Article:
Generic-Level Structure
Most c The Source Domain is opened by

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Generic-Level Structure

Generic-Level Structure

Most conceptual metaphors have what can be called a generic-level metaphoric composition - a kind of "meta-metaphor". One example of generic-level structure is termed the "event structure" (Lakoff and Johnson, 1999, p. 177; Kovecses, 2002, p. 134) where the target domain includes any event, change, relationship or action, and the source domain is the human body in motion (Lakoff, 1993). This source domain includes facets of bodily experience highly familiar to almost everyone and which are identified generically as "agents," "force" or "movement," "affected entities or parties," "locations" in space and "obstacles." The prototypical form consists of the agent applying force that moves affected entities from one location to another, including chains of affected entities moving each other in succession, and encountering "obstacles" to this movement. We learn about this basic configuration from our lifelong sensorimotor experience of moving our bodies within everyday spatial environments, applying force to objects that moves them from location to location, and dealing with obstacles. Our metaphoric understanding of events, how they occur, changes from one state to another, and what causes produce what effects are found to be built up out of these elements of force dynamics and spatial orientation. This generic-level structure is at the core of a multitude of common metaphors including those of journey, war, sports, games, machines, commercial transactions, health/illness and cooking.

In the simple statement repeated below we find this entire structural configuration to be implied. Some parts of the configuration are evident and some are not. Because we expect the entire configuration, we may wonder about what is not clearly stated.

"…He sees what they’re doing but doesn’t put it together."

Father is stated to be the actor or Agent in the event in question, who could or should apply energy (force) to "put together" the affected entities referred to collectively as "it." We become aware of an event ("putting it together") that causes a change of a certain type ("construction of a picture"). We know who is the agent ("Father") and something about the affected entity ("what they’re doing"). We have little sense of the space within which the action takes place, where it starts or ends, except that it would go on inside Father’s mind. Metaphorically some kind of force is applied to the affected entities to move them from separate locations to a common location where they are together. Yet some of the generic aspects are not made clear in what is said, so the expected generic structure is incomplete. Generic-level structure seems to affect our thinking even when only partly represented, and to form key questions based on its own logic: Are other forces operating? Are obstacles blocking the way so that "he doesn’t put it together?" Would the movements be gross or fine, and would they mix things, attach or somehow combine them?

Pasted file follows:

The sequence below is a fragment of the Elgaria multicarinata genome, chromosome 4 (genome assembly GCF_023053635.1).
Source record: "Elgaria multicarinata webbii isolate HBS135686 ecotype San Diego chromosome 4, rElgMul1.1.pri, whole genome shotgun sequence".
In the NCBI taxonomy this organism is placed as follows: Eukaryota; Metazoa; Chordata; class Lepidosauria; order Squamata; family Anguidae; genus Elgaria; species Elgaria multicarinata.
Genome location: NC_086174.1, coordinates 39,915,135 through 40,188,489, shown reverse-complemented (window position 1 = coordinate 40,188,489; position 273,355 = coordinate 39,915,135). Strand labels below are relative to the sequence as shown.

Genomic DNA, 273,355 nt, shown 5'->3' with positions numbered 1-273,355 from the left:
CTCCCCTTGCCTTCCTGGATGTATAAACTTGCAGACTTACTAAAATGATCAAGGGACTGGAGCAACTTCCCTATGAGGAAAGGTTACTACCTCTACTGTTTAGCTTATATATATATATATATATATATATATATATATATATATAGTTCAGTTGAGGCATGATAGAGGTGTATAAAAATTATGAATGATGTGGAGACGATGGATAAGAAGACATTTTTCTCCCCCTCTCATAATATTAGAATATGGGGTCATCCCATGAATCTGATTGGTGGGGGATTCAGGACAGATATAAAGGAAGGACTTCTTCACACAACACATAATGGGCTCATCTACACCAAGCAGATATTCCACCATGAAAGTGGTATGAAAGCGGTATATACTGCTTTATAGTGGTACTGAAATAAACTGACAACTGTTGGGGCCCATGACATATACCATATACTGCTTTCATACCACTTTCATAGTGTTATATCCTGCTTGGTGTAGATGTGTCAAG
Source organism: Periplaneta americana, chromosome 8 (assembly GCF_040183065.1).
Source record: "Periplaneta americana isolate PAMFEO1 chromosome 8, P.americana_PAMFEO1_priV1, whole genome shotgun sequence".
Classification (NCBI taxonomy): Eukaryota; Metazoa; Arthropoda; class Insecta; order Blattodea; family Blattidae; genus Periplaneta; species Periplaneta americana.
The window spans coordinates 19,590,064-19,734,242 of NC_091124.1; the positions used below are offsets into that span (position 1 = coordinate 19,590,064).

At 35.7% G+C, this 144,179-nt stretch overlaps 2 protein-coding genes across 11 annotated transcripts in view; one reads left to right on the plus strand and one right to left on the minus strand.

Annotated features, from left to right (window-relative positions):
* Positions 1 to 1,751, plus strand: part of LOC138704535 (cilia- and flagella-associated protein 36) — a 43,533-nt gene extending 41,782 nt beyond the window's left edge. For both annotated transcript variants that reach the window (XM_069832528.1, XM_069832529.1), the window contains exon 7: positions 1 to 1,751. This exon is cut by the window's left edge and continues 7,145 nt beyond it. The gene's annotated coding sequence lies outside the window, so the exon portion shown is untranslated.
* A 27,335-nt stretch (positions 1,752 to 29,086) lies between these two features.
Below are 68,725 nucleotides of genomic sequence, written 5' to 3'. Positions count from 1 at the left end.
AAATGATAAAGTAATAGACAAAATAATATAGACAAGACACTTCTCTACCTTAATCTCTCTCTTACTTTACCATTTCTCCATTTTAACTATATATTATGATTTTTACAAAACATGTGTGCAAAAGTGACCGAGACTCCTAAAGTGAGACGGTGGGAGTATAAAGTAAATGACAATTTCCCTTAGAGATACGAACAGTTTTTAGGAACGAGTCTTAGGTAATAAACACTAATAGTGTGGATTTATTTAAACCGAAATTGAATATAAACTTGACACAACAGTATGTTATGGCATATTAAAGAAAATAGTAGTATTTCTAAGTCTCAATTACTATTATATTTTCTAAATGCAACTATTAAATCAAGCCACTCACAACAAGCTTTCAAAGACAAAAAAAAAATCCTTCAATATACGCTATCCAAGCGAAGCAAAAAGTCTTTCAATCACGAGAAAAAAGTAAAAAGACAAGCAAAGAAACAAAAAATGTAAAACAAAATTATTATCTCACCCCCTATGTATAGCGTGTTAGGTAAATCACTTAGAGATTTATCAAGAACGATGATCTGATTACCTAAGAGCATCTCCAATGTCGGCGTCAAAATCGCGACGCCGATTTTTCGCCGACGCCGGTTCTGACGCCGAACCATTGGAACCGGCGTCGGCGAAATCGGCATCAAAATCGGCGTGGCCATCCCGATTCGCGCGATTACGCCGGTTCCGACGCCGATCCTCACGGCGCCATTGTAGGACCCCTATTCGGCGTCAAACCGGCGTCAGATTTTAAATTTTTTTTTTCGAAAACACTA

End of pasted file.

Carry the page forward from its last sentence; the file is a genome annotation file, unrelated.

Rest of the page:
Awareness of Generic-Level Structure - Meta-Metaphoric Patterns

A mediator’s sensitivity to this kind of implicit structure can enable more effective intervention. The extensive meaning imparted by this very compact generic-level structure - although we are consciously analyzing it here - requires no conscious reflection to do its work of setting up specific thought processes. Bringing this structure into conscious awareness can help us make more purposeful and flexible use of it. Recognition of these elements helps us to discern disputant concepts of action, change, causation and how people and things interrelate. In turn we can better understand implicit meanings in what disputants are saying, identify what we need to find out, and the different entry points for intervention.

Here are some examples that focus on the inclusion and function of the elements of the generic-level structure (meta-metaphoric patterns) as just described above:

q "If he understands what he sees, who or what has put the pieces together?"

q "Can another person put together what you see so you understand it?"

q "What stands in the way of putting it together?"

q "Where are the pieces put together (out there or inside)?"

q "Is this delicate work or can any klutz do it?"

Source Domain

The Source Domain is opened by introducing a Metaphor. The Metaphor is "apt" to the degree that it has corresponding elements and relationships. Once this better-known, physically experienced, vivid or practiced Source Domain is opened, transfer occurs back to the Target Domain.